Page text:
Part of the problem, Tsafos says, is that natural gas plays a critical – and difficult – role in Europe’s energy mix. “I like to say gas gets a failing grade in my book, but gas has the toughest job,” he explained. In winter in the UK, for example, gas demand double compared to summer. This means that the continent must either store a lot of natural gas or try to buy it from abroad during the time of year when demand is highest.

Some say European policymakers succeeded in diversifying supply, but failed to reduce demand. Over the past decade, “new LNG terminals have been built to reduce dependence on piped gas, and there have been new interconnections to move LNG across the continent,” said Elisabetta Cornago, senior researcher at the Center. for European Reform in Brussels, Belgium. “But when it comes to helping households and businesses invest in energy efficiency, that’s where the pace has been very slow.”

Anne-Sophie Corbeau, a global fellow at Columbia University’s Center for Global Energy Policy, said Europe’s poorest citizens are also those who live in poorly insulated and drafty homes. They have the biggest energy bills and suffer the most when natural gas prices rise. (Buildings and houses in Europe have the the greatest demand for natural gas, followed by the electricity sector and heavy industry.) But these residents also have the least amount of money available to spend on home renovations. “Some people will never be able to afford a few thousand euros,” Corbeau said. “It’s that simple.”

Some countries are already trying to accelerate efforts to use less natural gas. Georg Zachmann, senior researcher at Brussels think tank Bruegel, said the new German government plans to install 6 million heat pumps – which can heat buildings with electricity rather than gas – and push the sector to electricity more towards renewables by 2030. The UK government has also launched a grant program to encourage households to install heat pumps.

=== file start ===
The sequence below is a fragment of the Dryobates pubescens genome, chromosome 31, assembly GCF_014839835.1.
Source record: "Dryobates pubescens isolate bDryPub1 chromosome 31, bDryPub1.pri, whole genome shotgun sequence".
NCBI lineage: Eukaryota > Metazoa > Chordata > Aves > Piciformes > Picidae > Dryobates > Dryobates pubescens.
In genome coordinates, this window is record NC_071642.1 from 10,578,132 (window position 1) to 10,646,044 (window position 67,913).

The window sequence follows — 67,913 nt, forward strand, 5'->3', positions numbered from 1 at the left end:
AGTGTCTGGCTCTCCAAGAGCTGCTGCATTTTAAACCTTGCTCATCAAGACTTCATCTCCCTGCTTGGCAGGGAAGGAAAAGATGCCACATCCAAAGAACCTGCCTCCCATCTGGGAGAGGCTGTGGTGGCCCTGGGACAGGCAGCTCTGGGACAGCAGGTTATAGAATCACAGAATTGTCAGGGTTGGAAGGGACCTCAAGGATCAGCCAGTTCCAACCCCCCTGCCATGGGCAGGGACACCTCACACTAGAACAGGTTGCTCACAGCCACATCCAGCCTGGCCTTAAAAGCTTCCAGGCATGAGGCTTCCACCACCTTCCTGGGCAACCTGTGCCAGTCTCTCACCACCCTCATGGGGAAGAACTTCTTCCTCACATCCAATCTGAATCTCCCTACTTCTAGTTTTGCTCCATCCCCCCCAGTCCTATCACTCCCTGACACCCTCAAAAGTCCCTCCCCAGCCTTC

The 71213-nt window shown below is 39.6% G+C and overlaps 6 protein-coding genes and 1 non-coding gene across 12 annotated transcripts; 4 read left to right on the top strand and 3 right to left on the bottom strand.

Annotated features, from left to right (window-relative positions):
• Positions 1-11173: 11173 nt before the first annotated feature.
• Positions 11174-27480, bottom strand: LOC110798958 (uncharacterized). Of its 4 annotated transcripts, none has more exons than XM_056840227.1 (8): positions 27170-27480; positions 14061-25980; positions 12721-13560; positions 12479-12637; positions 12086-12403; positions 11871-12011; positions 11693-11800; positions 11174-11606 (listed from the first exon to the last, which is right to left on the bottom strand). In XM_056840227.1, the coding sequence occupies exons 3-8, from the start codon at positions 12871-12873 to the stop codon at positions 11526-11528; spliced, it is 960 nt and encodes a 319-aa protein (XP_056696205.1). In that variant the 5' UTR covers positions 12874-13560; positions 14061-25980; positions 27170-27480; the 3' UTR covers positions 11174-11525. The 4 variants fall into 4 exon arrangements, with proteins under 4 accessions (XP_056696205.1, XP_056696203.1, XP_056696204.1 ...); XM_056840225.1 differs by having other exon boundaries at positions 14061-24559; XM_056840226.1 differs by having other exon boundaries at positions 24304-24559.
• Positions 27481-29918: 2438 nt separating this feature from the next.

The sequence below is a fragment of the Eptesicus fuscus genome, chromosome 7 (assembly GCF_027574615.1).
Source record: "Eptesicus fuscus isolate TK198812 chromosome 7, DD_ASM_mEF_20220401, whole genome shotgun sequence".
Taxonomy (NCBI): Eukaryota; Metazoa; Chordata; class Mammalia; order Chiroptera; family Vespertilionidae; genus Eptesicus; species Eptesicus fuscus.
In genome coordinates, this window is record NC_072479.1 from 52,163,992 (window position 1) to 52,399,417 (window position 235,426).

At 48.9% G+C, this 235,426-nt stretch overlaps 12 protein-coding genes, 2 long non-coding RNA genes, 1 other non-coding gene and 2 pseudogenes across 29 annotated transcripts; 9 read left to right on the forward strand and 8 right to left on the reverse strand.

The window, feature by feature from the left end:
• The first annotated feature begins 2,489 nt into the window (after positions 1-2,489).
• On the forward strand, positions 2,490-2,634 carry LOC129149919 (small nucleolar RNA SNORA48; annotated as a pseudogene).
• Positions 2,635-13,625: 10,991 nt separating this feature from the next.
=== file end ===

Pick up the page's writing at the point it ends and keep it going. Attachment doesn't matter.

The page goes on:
Over the next 10 years, Europe will be faced with a delicate balancing act: how to guarantee sufficient supplies of natural gas, while promising to reduce the use of this fuel almost entirely. The European Commission has said that the EU should reduce its gas consumption by 30% by 2030, compared to 2015 levels, and by 96% by 2050.

“The bottom line is that the conversion from the short and medium term to the long term is going to be bumpy, and no one knows what that looks like yet,” Tsafos said. European utilities and energy companies, he says, face a series of complicated questions: Should they get more stable contracts for natural gas in the short term, which could jeopardize long-term climate goals? ? Should they invest in gas to ensure a regular supply or turn away from it in favor of renewable energies?

“If I am a European utility and I supply gas to Germany, Italy, Greece or France, well, on the one hand, I want to supply my customers,” Tsafos said. . “On the other hand, I know that at some point I won’t be able to sell what I’m selling today. It’s difficult.”

And underlying the whole natural gas crisis is the fear that if energy prices get too high – even if those high prices are entirely due to the volatility of fossil fuels – it will trigger a violent reaction, turning Europeans against efforts to get rid of fossil fuels. fuels. In 2020, the average European paid around €1,200 for energy; last year, this figure rose to 1,850 euros. The Yellow Vest protests in France only took place a few years ago, and the chanting crowds, fires and street blockades are still etched in the memory of many Europeans. Natural gas, meanwhile, is not the only product likely to cause such upheaval. Today it can be natural gas or oil; tomorrow it could be lithium for batteries or copper for wind turbines.

“How to build a carbon-free, stable and affordable energy system in Europe?” Raven asked. “That’s the big question.”

Mary I. Bruner